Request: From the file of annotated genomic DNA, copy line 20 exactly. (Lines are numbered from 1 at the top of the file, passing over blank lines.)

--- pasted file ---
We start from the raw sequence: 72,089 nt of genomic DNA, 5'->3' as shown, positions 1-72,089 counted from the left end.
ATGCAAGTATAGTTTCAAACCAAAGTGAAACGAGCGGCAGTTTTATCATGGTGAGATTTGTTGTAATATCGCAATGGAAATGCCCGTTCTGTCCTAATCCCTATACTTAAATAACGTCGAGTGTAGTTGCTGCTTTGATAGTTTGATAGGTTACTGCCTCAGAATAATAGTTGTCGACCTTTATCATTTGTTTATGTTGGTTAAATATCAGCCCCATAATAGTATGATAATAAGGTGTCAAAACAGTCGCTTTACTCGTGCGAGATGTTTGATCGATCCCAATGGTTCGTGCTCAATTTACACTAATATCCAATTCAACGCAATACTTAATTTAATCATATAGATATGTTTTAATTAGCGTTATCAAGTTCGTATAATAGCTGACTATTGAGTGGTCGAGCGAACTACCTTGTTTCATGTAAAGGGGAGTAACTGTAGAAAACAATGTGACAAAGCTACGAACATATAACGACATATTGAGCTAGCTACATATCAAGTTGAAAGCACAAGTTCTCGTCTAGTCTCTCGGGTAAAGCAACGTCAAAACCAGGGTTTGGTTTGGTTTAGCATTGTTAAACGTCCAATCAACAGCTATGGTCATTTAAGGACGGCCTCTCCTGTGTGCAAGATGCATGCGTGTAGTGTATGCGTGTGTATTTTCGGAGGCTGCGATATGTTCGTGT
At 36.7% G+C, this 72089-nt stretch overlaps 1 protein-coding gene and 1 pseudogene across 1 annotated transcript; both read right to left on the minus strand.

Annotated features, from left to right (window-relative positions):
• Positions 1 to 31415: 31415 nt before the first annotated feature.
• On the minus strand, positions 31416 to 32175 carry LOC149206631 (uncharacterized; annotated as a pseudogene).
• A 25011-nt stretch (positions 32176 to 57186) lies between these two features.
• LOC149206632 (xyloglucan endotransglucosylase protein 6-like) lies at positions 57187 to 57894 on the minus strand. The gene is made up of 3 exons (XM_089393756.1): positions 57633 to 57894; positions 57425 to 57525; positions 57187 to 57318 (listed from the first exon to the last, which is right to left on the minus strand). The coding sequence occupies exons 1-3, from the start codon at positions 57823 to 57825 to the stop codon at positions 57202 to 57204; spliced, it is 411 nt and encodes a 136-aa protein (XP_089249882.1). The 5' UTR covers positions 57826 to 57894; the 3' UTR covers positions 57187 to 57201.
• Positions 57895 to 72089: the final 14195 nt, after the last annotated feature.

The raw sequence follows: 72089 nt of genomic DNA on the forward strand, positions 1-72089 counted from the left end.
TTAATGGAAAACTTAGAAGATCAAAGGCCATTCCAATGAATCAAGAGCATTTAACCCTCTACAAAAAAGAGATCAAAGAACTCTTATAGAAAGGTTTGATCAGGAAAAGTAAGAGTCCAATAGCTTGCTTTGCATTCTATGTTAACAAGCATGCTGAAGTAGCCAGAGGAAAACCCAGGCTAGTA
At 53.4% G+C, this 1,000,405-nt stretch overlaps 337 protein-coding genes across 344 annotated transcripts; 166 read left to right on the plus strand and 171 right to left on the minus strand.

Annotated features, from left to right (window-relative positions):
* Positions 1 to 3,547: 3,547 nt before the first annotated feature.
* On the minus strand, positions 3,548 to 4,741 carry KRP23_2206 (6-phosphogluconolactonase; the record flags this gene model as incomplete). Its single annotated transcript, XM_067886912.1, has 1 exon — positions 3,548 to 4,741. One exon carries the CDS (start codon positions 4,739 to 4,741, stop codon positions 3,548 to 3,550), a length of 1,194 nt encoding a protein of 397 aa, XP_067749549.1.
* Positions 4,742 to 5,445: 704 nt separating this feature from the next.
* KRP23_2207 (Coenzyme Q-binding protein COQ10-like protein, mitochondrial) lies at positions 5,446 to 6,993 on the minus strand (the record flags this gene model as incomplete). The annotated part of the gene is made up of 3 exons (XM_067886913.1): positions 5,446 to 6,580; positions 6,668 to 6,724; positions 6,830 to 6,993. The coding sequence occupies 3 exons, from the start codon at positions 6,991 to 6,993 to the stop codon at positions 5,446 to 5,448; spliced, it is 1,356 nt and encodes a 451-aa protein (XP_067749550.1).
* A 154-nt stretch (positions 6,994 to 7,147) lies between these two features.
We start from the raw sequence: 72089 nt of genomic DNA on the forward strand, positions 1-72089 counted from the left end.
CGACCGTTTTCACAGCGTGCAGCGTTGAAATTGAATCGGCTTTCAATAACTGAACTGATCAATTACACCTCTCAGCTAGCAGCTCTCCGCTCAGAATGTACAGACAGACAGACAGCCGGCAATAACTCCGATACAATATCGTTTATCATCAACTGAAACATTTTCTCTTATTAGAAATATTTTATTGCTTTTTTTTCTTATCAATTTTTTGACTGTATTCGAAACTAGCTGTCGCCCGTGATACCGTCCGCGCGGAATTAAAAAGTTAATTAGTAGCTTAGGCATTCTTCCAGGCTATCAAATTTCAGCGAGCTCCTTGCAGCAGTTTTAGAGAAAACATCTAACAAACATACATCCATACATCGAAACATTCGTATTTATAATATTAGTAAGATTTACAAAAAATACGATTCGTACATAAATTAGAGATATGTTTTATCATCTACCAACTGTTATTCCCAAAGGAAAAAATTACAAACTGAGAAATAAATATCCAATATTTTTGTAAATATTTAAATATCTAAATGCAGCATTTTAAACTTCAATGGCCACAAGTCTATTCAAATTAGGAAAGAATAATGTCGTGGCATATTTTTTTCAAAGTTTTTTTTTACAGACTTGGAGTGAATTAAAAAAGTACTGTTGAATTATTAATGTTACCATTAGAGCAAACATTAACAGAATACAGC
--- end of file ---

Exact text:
CGACCGTTTTCACAGCGTGCAGCGTTGAAATTGAATCGGCTTTCAATAACTGAACTGATCAATTACACCTCTCAGCTAGCAGCTCTCCGCTCAGAATGTACAGACAGACAGACAGCCGGCAATAACTCCGATACAATATCGTTTATCATCAACTGAAACATTTTCTCTTATTAGAAATATTTTATTGCTTTTTTTTCTTATCAATTTTTTGACTGTATTCGAAACTAGCTGTCGCCCGTGATACCGTCCGCGCGGAATTAAAAAGTTAATTAGTAGCTTAGGCATTCTTCCAGGCTATCAAATTTCAGCGAGCTCCTTGCAGCAGTTTTAGAGAAAACATCTAACAAACATACATCCATACATCGAAACATTCGTATTTATAATATTAGTAAGATTTACAAAAAATACGATTCGTACATAAATTAGAGATATGTTTTATCATCTACCAACTGTTATTCCCAAAGGAAAAAATTACAAACTGAGAAATAAATATCCAATATTTTTGTAAATATTTAAATATCTAAATGCAGCATTTTAAACTTCAATGGCCACAAGTCTATTCAAATTAGGAAAGAATAATGTCGTGGCATATTTTTTTCAAAGTTTTTTTTTACAGACTTGGAGTGAATTAAAAAAGTACTGTTGAATTATTAATGTTACCATTAGAGCAAACATTAACAGAATACAGC